Silent Speech 

by Avi T. Shaver


My Writings (some)

The Eruv
(Presented at the University of Graz, May 2018) 

The Holocaust and Museums
(Museum Studies and Philosophy-Final Paper, December 2019)

Religious Sentiments of 1929 Jerusalem Riots 
(Senior Capstone-2018) 

Zapatista Context
(Modern Latin American History-Final Paper May 2017) 

Never Miss a New Post.

Thanks for subscribing!

The Chronicles 


Hey! I'm Avi. Thanks for visiting. I'm using this blog to document experiences, adventures, and other events throughout my life that have taught me the significance of history and its relevance throughout the world. I'm from the United States. I graduated from the University of Minnesota with a double major in History and Jewish Studies. My focus in history specialty focuses on atrocities, religious persecution, and the memory of violence. I speak 5 languages, have lived in South America, and won Eagle Scout Project of the Year. 

Historic places I've been to: 

House in Colonia, Uruguay

press to zoom

Arlington National Cemetery, DC, USA

press to zoom

Mill City Museum, Minneapolis, MN, USA

press to zoom

House in Colonia, Uruguay

press to zoom


Thanks for subscribing!

My book of the month:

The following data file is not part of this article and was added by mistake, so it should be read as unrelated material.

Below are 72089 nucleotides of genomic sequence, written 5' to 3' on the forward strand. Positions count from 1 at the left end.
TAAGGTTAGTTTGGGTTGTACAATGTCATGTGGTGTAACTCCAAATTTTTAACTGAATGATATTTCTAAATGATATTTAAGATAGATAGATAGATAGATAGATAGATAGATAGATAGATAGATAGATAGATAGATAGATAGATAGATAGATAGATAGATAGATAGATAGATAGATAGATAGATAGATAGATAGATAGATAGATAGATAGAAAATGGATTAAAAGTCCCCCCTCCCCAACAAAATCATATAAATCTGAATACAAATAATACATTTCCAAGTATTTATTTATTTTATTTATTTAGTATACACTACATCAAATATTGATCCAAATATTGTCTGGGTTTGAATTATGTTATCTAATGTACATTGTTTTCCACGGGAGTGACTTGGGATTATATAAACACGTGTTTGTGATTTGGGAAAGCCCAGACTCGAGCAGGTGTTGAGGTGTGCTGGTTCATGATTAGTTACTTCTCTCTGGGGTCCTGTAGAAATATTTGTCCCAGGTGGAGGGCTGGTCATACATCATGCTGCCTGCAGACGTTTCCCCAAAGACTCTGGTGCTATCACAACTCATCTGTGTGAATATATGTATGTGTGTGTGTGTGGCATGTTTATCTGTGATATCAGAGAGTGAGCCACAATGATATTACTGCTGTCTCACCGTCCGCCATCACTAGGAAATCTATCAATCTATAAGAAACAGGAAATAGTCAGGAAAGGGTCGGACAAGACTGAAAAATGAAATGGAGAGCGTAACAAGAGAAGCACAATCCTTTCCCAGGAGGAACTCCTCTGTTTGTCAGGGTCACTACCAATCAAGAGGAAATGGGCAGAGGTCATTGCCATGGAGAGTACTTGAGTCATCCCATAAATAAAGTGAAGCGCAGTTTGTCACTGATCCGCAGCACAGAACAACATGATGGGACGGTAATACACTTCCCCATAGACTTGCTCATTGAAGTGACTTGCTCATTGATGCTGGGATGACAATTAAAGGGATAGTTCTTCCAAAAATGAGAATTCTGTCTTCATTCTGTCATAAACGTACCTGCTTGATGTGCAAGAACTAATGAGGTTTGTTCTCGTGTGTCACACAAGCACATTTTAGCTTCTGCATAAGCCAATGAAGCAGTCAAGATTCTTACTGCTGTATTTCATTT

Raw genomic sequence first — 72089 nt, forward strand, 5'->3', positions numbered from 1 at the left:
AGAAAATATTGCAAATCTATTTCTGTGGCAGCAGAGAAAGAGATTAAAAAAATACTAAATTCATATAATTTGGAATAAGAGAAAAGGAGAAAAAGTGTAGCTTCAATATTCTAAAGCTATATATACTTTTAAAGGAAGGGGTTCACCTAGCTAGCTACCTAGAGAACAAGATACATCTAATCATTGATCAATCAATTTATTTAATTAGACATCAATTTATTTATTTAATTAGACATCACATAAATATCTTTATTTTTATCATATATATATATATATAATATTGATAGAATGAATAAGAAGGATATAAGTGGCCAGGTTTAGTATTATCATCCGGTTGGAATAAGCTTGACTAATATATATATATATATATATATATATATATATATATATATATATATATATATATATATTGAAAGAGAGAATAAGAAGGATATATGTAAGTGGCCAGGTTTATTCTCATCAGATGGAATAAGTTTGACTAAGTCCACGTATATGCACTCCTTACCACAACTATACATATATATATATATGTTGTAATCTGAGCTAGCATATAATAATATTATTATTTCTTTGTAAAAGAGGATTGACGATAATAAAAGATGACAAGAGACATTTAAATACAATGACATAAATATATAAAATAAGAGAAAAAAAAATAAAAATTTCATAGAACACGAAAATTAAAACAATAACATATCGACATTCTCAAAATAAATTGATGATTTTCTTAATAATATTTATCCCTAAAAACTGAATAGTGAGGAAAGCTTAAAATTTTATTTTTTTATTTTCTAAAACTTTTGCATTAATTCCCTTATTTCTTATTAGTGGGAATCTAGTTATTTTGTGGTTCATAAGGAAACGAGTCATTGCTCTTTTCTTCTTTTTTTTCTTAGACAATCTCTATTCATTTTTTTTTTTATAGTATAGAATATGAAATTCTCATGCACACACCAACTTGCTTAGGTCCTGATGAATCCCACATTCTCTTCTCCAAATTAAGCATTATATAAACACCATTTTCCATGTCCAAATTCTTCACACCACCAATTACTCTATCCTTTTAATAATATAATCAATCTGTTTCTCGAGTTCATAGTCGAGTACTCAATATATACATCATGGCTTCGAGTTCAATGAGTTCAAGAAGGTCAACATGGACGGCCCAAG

Empire's Workshop by Greg Grandin. This book really is one of the most eye-opening historical discussions of how the United States worked to subvert democratically elected governments in Latin America because they were worried about the influence of communism there. It is fascinating to see how the influence of the United States' hand still plays a role even if not physically present. It covers the full timeline. Altogether, it will make the reader gasp and question the role of what it means to "play around" in global affairs. 

My film of the month: 


All Quiet on the Western Front (1930) of Lewis Milestone, starring Lew Ayers is a tragic story above all. Released not long after the well-received book, this film also received the Best Picture Award in 1930. It takes us on the story of a young lad Paul as he learns to love war in the first half and detests it by the second half. The loss of innocence is moving. An anthology of realism in war paints a dark side of what it means to fight/die for one's country. Its lessons still echo. The book writes, "This book is to be neither an accusation nor a confession, and least of all an adventure, for death is not an adventure to those who stand face to face with it."